Language: English

Pages: 240


Format: PDF / Kindle (mobi) / ePub

The first in-depth look at the multibillion-dollar company—known to many as "China's eBay"—and the inspirational story behind the man who created it.

A bestseller in China and now translated into English and updated with recent events, Alibaba by Liu Shiying and Martha Avery tells the remarkable story behind the Internet phenomenon and its founder Jack Ma, a man Barron's named one of the World's Top 30 CEOs in 2008. Ma's rise to prominence presents a riveting story: Despite growing up in China during the Cultural Revolution—in a period of total state control of the economy—he developed the keen entrepreneurial instincts that propelled him to billionaire status and enabled him to build a company outside the usual government channels. These instincts and habits incorporated martial arts training and allowed him to recognize, early on, that the Internet could leverage his company to rapid growth and also transform the way business is done around the world., where businesses can buy and sell everything from air beds to zippers, started with a modest initial investment of $60,000 and has grown exponentially since its founding in 1999 to become the world's biggest business-to-business Web site. In 2007 it became the second largest IPO in history (after Google), and Fast Company has named it one of the world's most innovative companies. As a result, smart investors and technology insiders will be keeping a close eye on Alibaba for years to come. Whether you're seeking to understand China's meteoric rise, or just searching for the next Google, Yahoo!, or Amazon, Alibaba is crucial reading.

Cyber Policy in China (China Today)

Colloquial Chinese: The Complete Course for Beginners (2nd Edition) (Colloquial Series)

Chinese Intellectuals Between State and Market

Shanghai Escape

Foreign Affairs (July 2013/August 2013)

















clearly, during the Cultural Revolution, injustice surrounded him pervasively. Too, he was determined to work for ideals: perhaps because of the influence of wu xia novels, he was fully convinced of the power of right-minded dreams. “Men are made bigger by adversity and injustice” is one of Ma’s favorite sayings. Ma was in a difficult position at home, since his parents were understandably trying to escape criticism and keep a low profile. When Jack came home bloody after another Put Up Your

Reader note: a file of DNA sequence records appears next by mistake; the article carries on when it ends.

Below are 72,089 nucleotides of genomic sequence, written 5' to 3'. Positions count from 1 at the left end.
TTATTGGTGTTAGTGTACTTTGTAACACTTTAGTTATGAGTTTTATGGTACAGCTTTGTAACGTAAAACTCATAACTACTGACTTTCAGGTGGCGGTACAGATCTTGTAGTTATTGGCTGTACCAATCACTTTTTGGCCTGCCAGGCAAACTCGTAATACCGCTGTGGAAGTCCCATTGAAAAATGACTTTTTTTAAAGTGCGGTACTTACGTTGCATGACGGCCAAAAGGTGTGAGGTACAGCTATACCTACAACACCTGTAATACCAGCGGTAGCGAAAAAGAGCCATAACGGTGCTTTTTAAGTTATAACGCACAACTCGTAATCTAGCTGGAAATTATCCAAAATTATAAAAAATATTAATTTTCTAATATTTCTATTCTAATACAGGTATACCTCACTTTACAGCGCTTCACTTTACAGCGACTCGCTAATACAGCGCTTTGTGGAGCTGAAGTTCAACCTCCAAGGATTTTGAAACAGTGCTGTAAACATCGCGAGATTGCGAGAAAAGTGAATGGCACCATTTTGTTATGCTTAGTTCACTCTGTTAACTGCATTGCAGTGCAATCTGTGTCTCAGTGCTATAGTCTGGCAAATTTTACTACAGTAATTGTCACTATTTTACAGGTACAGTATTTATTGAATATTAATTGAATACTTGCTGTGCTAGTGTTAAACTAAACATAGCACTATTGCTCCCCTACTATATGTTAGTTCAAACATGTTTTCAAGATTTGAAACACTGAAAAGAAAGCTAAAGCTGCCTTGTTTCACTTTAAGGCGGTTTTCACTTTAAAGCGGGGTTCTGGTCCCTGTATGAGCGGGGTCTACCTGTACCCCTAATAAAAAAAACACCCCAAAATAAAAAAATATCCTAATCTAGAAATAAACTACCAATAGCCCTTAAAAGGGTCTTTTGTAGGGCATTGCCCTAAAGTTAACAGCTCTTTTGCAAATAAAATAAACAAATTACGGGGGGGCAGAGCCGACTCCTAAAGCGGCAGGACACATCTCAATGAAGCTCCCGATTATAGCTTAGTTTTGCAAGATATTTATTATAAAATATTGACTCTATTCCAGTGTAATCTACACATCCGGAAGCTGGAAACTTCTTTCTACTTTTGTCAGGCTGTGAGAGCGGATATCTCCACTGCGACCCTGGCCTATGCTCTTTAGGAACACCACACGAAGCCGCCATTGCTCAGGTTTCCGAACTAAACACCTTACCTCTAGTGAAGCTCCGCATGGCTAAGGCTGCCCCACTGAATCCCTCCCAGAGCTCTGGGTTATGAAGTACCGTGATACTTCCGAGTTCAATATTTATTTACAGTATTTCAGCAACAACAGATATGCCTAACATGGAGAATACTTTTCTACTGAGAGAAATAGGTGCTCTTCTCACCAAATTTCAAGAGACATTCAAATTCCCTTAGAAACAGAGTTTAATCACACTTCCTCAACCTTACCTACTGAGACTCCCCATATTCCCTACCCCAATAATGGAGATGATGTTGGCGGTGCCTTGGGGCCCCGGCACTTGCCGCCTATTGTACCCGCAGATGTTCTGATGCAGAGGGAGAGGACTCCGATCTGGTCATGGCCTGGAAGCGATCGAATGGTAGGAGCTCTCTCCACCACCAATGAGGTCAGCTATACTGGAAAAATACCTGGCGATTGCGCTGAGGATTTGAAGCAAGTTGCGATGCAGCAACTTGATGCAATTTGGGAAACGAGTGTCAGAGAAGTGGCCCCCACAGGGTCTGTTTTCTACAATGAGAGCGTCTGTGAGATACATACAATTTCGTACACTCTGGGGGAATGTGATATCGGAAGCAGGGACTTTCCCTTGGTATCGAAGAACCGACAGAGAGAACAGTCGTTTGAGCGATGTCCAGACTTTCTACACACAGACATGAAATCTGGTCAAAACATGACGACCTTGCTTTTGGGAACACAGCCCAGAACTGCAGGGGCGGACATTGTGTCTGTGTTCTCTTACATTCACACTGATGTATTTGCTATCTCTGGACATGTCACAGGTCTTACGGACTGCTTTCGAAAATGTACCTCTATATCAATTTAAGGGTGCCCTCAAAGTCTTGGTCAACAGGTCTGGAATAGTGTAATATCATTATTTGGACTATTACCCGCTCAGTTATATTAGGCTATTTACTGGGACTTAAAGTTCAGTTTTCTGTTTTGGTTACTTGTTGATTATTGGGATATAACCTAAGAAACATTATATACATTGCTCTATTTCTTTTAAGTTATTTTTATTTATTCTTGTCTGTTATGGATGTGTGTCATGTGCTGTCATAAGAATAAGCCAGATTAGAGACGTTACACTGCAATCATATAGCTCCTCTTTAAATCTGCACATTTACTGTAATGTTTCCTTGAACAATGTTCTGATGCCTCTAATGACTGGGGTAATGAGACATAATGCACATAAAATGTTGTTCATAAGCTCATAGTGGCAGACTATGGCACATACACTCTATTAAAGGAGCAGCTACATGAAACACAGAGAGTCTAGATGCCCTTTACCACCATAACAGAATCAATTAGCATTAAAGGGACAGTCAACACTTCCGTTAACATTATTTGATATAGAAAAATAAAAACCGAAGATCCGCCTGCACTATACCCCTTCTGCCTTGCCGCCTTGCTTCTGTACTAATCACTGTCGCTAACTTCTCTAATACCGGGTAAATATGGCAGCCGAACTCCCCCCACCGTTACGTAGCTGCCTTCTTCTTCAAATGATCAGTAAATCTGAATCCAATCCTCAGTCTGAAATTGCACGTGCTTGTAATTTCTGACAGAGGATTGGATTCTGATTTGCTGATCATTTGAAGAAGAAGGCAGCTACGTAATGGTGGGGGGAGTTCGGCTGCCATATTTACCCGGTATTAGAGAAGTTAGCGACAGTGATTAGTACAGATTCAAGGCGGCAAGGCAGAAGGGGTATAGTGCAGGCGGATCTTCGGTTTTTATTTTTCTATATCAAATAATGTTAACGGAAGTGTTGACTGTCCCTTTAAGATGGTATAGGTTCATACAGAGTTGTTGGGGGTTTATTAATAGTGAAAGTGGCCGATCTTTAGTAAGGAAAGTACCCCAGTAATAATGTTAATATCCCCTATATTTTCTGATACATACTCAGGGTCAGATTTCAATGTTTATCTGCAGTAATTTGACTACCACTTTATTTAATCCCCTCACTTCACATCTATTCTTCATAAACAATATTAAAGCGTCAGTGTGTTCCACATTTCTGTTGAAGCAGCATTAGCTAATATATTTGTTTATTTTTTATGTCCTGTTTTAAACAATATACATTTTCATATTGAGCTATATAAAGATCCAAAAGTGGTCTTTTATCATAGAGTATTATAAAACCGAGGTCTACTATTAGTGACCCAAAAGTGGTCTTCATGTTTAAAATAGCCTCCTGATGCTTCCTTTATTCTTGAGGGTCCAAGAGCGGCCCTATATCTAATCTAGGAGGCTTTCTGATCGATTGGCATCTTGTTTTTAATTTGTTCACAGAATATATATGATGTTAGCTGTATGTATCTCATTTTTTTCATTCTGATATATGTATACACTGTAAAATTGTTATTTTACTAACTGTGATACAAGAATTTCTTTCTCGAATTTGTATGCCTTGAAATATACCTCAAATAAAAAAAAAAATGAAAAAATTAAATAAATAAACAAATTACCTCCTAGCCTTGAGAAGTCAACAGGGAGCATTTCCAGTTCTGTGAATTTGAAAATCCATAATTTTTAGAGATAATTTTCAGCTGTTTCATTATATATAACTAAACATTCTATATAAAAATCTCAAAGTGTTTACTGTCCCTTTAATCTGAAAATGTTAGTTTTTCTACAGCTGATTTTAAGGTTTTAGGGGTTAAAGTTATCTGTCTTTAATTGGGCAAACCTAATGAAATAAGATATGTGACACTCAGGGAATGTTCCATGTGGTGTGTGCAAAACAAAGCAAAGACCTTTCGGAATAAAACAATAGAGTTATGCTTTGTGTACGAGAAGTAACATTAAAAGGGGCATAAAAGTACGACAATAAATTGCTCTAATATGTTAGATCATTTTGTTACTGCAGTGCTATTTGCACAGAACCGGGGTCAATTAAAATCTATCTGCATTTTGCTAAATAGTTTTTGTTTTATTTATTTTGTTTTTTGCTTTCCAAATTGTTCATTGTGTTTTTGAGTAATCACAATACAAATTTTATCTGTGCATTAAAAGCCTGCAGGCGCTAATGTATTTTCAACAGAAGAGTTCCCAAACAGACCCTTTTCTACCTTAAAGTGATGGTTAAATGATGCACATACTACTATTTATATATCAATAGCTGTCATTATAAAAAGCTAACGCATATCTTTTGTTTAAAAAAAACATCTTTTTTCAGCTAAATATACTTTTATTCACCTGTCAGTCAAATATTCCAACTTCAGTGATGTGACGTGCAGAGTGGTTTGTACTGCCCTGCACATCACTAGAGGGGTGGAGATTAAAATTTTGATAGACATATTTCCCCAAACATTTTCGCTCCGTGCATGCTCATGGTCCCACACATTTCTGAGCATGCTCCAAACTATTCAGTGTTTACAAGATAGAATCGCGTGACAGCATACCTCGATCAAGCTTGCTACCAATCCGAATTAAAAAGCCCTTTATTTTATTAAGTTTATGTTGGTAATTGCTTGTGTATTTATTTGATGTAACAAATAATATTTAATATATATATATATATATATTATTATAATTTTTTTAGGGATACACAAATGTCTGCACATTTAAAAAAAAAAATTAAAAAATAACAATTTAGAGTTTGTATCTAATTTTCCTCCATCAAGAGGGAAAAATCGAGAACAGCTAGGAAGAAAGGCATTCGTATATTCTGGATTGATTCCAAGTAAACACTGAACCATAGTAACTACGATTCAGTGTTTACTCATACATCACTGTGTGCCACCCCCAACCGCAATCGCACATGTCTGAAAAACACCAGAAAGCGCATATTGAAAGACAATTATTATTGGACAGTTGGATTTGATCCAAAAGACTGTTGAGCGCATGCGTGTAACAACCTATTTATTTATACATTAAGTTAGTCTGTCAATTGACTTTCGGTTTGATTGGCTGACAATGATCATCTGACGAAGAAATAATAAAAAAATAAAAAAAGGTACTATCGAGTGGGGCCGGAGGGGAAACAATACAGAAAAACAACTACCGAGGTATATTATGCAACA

this gold-panning idea. Work had begun around the time of the SARS crisis in the spring of 2003 and had continued offsite, unknown to all but a few in the company. Corporate cohesion and a degree of secrecy unknown to most organizations in China is one of Jack Ma’s strengths. He considers organizational structure to be a part of the company’s technology and its reason for success. Employees are required to maintain strict confidentiality about organizational structure. “Our structure is our core

would have been foolhardy. From today’s perspective, however, eBay seems to have been all but chased out of China, and Jack Ma can sit back and smile. 134 In December 2006, eBay bowed to the reality of its diminished role in China and announced a joint venture with the TOM Group to carry forward operations. The TOM Group is one of the leading Chinese-language media groups in the greater China region and is controlled by the tycoon Li Ka-shing. According to the official press release regarding

Internet, using something called a Yahoo! Pass. Each holder of a Yahoo! Pass ID was allowed to cast ten votes a day. We will not follow the course of this contest any farther—suffice it to say it was an ingenious way to encourage more traffic on Yahoo! chapter 8 How Can You See the Rainbow if You Don’t Go Out in the Rain? N obody goes out in the rain without getting a little bit wet. As Bill Gates always says of Microsoft, “We expect to get sued. That’s just part of the business.” Alibaba found

Darkest Before Dawn 23 China did not have a regular system for licensing ISPs in 1995. The Ministry of Information Industries, or MII, was established only in 1998 to serve as an impartial regulatory agency, under which was placed the former monopoly power of the Ministry of Posts and Telecommunications. The MII was authorized to review, approve, and grant licenses for ISPs later that year. In late 1999, its director at the time, Wu Jichuan, noted that regulation of ISPs would be under the

Download sample